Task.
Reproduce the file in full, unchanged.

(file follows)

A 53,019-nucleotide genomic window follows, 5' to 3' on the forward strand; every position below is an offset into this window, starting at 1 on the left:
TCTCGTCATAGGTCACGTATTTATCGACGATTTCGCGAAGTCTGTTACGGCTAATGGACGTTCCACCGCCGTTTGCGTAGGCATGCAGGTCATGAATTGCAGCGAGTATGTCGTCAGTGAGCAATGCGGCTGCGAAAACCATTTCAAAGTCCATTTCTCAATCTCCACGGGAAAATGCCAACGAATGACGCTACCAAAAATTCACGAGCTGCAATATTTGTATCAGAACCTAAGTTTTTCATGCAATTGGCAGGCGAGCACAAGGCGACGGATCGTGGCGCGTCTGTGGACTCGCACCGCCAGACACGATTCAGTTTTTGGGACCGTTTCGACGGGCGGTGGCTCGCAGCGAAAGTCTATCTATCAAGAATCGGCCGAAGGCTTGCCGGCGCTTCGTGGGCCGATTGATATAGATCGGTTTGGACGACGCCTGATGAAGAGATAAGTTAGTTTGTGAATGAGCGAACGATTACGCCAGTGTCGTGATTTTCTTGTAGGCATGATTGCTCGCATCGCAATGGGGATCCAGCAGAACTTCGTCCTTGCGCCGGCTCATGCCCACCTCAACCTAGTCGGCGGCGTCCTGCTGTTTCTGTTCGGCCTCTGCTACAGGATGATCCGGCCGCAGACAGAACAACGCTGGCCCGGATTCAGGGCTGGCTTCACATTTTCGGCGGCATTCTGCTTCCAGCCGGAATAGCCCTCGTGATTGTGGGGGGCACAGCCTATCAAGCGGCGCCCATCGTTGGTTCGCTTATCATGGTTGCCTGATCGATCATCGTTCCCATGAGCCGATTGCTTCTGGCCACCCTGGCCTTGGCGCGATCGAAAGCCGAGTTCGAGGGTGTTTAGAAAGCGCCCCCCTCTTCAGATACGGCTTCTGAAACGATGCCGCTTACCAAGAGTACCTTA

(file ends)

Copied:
A 53,019-nucleotide genomic window follows, 5' to 3' on the forward strand; every position below is an offset into this window, starting at 1 on the left:
TCTCGTCATAGGTCACGTATTTATCGACGATTTCGCGAAGTCTGTTACGGCTAATGGACGTTCCACCGCCGTTTGCGTAGGCATGCAGGTCATGAATTGCAGCGAGTATGTCGTCAGTGAGCAATGCGGCTGCGAAAACCATTTCAAAGTCCATTTCTCAATCTCCACGGGAAAATGCCAACGAATGACGCTACCAAAAATTCACGAGCTGCAATATTTGTATCAGAACCTAAGTTTTTCATGCAATTGGCAGGCGAGCACAAGGCGACGGATCGTGGCGCGTCTGTGGACTCGCACCGCCAGACACGATTCAGTTTTTGGGACCGTTTCGACGGGCGGTGGCTCGCAGCGAAAGTCTATCTATCAAGAATCGGCCGAAGGCTTGCCGGCGCTTCGTGGGCCGATTGATATAGATCGGTTTGGACGACGCCTGATGAAGAGATAAGTTAGTTTGTGAATGAGCGAACGATTACGCCAGTGTCGTGATTTTCTTGTAGGCATGATTGCTCGCATCGCAATGGGGATCCAGCAGAACTTCGTCCTTGCGCCGGCTCATGCCCACCTCAACCTAGTCGGCGGCGTCCTGCTGTTTCTGTTCGGCCTCTGCTACAGGATGATCCGGCCGCAGACAGAACAACGCTGGCCCGGATTCAGGGCTGGCTTCACATTTTCGGCGGCATTCTGCTTCCAGCCGGAATAGCCCTCGTGATTGTGGGGGGCACAGCCTATCAAGCGGCGCCCATCGTTGGTTCGCTTATCATGGTTGCCTGATCGATCATCGTTCCCATGAGCCGATTGCTTCTGGCCACCCTGGCCTTGGCGCGATCGAAAGCCGAGTTCGAGGGTGTTTAGAAAGCGCCCCCCTCTTCAGATACGGCTTCTGAAACGATGCCGCTTACCAAGAGTACCTTA